The state government is all set to appoint an administrator to check financial irregularities and exploitation of farmers by middle-agents in dairy cooperative societies across Maharashtra. A senior IAS officer will be deputed to stem corruption and mismanagement in the sector, including adulteration of milk to increase profit margins, and exploitation of farmers, sources said.
The decision to crack the whip on dairy cooperative societies is aimed at facilitating higher rates for farmers supplying milk. It also aims to end the nexus between politicians and middle-agents in the sector.
“On an average, a farmer gets Rs 22-25 per litre of milk supplied to these dairy cooperative societies. But the societies market the same milk at rates as high as Rs 60-80 per litre. The government wants to ensure the Rs 35-55 pocketed by middle-agents or cooperative sectors be shared with farmers. The farmers deserve better remuneration,” said Chief Minister Devendra Fadnavis.
He pointed out that while state-owned brands remain neglected, politicians, under the cooperative cover, were promoting their own private brands.
The average daily collection of milk by the government and cooperative dairies taken together was 44.45 lakh litres during 2016-17. It was 51.13 lakh litres during 2015-16.
There are 192 cold storages with a capacity of 7,618.77 MT, of which 167 cold storages with a capacity of 7172.12 MT are with the private sector.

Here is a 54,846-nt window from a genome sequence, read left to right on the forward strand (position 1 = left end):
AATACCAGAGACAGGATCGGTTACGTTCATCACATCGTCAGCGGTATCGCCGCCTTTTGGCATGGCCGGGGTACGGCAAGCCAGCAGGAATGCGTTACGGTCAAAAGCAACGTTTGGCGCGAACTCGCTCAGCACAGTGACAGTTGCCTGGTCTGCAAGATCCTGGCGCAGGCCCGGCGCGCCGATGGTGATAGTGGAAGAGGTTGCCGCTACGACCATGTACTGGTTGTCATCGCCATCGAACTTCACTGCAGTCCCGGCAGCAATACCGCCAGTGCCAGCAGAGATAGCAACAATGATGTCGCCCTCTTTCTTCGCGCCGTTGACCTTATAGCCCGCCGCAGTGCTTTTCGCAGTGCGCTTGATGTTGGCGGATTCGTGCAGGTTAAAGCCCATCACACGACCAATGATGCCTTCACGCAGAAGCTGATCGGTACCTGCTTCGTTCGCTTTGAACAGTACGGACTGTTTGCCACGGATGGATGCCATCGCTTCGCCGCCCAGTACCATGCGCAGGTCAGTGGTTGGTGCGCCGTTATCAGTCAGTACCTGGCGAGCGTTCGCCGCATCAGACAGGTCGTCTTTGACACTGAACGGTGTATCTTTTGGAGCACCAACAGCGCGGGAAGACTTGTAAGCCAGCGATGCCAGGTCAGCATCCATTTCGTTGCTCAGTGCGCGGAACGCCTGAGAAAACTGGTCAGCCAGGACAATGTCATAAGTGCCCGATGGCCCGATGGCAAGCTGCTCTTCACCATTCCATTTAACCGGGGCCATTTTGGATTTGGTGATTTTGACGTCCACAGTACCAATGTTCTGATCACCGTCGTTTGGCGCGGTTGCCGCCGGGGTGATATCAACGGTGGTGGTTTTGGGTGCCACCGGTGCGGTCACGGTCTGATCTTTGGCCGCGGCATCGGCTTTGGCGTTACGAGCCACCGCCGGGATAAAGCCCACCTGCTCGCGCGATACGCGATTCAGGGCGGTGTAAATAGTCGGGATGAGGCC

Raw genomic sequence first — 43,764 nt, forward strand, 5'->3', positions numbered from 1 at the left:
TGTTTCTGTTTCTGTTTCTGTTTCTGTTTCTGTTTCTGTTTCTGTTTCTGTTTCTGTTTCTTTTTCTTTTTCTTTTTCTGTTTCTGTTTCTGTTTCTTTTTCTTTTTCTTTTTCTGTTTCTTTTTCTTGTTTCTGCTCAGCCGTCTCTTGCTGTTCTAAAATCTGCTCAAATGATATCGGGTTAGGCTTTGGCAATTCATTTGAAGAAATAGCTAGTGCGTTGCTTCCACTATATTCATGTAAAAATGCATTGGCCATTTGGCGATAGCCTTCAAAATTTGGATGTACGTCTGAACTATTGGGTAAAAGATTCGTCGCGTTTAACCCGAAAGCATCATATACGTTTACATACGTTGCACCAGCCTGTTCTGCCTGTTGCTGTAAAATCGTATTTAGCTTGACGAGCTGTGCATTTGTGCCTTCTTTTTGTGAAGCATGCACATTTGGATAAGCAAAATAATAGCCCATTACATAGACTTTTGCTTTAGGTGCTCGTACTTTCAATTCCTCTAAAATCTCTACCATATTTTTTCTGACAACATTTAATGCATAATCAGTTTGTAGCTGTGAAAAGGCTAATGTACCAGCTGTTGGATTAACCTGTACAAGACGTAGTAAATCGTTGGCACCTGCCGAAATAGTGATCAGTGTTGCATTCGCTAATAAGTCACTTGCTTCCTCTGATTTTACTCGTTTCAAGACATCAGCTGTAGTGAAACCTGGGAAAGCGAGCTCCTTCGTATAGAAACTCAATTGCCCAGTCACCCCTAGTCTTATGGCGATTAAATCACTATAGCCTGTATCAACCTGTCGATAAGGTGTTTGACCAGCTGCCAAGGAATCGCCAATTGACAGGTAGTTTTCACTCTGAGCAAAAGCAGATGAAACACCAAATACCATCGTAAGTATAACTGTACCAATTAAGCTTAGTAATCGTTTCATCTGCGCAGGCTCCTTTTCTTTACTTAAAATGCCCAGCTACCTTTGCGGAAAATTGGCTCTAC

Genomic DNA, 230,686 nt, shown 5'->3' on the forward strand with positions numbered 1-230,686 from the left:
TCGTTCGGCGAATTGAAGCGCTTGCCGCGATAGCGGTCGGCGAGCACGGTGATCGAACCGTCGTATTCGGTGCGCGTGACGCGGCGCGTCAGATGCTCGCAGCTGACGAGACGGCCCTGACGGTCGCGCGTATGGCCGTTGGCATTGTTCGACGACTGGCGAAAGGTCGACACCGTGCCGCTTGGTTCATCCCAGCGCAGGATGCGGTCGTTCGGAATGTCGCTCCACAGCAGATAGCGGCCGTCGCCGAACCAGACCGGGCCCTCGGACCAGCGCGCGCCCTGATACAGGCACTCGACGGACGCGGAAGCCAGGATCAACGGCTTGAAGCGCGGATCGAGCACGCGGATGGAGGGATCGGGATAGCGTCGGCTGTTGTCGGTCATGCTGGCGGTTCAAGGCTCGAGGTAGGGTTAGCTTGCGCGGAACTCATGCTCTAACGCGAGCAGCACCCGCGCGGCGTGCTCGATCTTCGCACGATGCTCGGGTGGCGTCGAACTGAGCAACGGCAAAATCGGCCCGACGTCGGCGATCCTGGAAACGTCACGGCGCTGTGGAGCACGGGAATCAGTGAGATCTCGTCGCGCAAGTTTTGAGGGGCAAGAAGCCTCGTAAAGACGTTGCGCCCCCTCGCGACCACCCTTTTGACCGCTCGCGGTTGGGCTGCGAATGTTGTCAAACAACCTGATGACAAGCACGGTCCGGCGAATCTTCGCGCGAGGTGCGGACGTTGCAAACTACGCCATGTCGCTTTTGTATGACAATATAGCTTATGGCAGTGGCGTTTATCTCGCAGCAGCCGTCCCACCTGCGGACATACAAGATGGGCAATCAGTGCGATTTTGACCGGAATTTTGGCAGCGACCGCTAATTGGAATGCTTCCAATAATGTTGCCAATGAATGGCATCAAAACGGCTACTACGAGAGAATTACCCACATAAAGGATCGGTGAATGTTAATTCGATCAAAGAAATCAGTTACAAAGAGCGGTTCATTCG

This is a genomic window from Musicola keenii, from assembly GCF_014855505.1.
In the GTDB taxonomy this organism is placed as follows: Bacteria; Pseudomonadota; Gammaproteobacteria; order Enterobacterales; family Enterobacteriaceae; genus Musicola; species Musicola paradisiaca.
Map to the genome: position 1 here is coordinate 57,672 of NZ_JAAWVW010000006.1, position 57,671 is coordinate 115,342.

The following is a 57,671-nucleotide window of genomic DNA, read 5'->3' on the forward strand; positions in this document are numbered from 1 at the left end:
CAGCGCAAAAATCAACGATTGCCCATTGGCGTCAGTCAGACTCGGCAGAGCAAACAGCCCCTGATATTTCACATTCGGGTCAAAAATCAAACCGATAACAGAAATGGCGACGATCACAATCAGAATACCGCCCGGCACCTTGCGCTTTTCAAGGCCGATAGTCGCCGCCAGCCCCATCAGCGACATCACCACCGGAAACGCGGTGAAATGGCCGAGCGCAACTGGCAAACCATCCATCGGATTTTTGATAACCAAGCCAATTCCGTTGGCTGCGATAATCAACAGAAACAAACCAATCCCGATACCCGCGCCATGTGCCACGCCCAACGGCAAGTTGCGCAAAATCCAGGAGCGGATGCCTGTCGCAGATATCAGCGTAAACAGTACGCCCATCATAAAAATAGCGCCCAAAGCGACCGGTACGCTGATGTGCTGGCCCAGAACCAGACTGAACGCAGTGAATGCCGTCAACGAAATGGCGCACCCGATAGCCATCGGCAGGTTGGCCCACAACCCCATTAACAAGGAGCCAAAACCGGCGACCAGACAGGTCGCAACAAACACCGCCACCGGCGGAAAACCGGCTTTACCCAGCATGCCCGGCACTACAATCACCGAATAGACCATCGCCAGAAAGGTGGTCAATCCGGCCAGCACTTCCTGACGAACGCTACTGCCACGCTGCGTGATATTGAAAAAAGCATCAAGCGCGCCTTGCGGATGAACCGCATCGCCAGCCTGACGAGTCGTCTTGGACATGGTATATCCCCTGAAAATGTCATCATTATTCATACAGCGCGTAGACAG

The government has infused Rs 68.08 crore under Rashtriya Kisan Vikas Yojna in 13 dairy projects during 2016-17.
In government and cooperative sectors together, there are 98 milk processing plants and 156 chilling centres with a capacity of 90.17 lakh litres and 26,55 lakh litres per day respectively. In the state, there are 14,921 cooperative dairy societies and 85 cooperative dairy unions. About 37.6 per cent cooperative dairy societies and 29.4 per cent dairy unions are in loss.
The enrolled members in cooperative dairy societies stand at 11.6 lakh and 1.43 lakh in cooperative dairy unions, according to officials in the Commissioner for Cooperative and Registrar Cooperative Societies.
According to a NABARD report, the estimated credit potential projections for the year 2017-18 for livestock (animal husbandry) is Rs 5447.17 crore of which Rs 3,656.49 crore has been set aside for dairy development and Rs 1,103.69 crore for sheep, goat and piggery development.
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